Set on the bloody side of the Ohio River, life at Sweet Home mocks the "Old Kentucky Home" of Stephen Foster's saccharine, sentimental set pieces. For Mr. Garner's male slaves, life is bondage, longing, and potential death if they step outside the prescribed norms of behavior. Baby Suggs and Sethe, separated by color, class, and privilege from Mrs. Garner, know the eternal ache of seeing their loved ones "run off . . . hanged . . . rented out, loaned out, bought up, brought back, stored up, mortgaged, won, stolen or seized." For Sethe, blessed with six years of marriage to a loving man, the only tempering mechanism for daily drudgery lies in sprigs of myrtle, salsify, and mint that sweeten the bitterness of servitude. But for Baby Suggs, too lost in a milieu of passing mates and disappearing family, reality is a slave's truth: ". . . nobody stopped playing checkers just because the pieces included her children."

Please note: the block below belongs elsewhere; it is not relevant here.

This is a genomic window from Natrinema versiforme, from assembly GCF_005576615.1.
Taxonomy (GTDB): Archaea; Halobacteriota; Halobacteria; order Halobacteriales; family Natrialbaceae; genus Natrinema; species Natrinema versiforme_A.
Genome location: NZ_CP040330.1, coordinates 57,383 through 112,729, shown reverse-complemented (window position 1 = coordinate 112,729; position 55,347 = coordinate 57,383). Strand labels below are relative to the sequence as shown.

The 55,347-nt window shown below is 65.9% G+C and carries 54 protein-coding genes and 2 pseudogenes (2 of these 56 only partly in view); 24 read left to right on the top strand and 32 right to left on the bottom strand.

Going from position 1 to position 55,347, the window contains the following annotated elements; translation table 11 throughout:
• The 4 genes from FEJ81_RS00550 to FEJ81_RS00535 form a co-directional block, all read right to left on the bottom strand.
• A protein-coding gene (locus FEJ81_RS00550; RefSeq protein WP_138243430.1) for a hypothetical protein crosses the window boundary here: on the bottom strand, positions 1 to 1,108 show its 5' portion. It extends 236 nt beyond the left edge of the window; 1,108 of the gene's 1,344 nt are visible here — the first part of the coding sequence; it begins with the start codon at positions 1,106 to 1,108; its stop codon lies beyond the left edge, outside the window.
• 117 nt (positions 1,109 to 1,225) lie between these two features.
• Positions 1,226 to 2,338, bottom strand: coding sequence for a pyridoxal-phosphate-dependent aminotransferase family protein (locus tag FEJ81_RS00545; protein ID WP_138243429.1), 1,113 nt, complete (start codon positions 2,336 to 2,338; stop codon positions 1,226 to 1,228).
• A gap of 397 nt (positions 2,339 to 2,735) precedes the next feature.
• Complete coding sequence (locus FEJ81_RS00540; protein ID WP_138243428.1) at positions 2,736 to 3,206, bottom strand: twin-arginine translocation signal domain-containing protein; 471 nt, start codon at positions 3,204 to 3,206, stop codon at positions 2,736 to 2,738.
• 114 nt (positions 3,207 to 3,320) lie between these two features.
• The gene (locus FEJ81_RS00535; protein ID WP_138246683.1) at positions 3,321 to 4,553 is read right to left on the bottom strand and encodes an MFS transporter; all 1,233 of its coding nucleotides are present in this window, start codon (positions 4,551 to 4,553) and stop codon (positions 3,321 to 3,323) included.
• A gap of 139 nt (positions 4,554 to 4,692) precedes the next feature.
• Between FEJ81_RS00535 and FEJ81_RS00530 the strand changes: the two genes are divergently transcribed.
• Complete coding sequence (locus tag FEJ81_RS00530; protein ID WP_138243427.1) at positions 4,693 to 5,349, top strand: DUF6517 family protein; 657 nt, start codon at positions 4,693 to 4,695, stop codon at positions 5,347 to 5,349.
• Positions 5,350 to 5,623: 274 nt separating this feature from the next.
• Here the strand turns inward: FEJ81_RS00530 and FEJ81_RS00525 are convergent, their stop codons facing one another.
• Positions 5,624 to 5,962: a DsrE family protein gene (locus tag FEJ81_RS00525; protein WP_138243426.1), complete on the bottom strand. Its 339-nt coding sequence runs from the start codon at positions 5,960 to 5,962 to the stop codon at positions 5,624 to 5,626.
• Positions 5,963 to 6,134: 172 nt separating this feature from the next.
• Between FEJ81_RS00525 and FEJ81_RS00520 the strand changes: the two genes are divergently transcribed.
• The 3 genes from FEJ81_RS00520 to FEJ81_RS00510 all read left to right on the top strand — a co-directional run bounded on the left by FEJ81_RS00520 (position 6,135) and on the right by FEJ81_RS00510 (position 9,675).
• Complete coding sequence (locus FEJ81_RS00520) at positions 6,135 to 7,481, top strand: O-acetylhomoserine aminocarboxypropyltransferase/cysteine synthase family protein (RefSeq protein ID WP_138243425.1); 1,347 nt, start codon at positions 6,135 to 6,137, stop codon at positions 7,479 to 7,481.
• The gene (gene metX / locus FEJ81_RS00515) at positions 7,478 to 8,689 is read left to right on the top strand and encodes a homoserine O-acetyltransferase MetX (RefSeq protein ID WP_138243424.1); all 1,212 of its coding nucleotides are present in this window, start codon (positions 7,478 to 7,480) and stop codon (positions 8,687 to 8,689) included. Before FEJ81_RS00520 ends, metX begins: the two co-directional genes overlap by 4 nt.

For Cincinnati blacks, slavery's legacy lies beyond the whip, far from the auction block, a generation away from dogs, slave catchers, patrollers, rapists, child-sellers, iron bits, and pronged necklaces. The curse of bondage lies in the spirit that has been so dirtied that it can no longer love itself. Morrison composes her novel to honor the survivors — station keepers like Baby Suggs who have the courage and determination to fight not only the emerging Ku Klux Klan and other forms of white spite, but to wash away the baptism of silt that coats the psyche and blocks out the light. The holy Baby Suggs names the individual parts of the body that each freed slave must rescue — hands, feet, neck, liver — and concludes her sermon with an appropriate benediction: "More than your life-holding womb and your life-giving private parts, hear me now, love your heart. For this is the prize."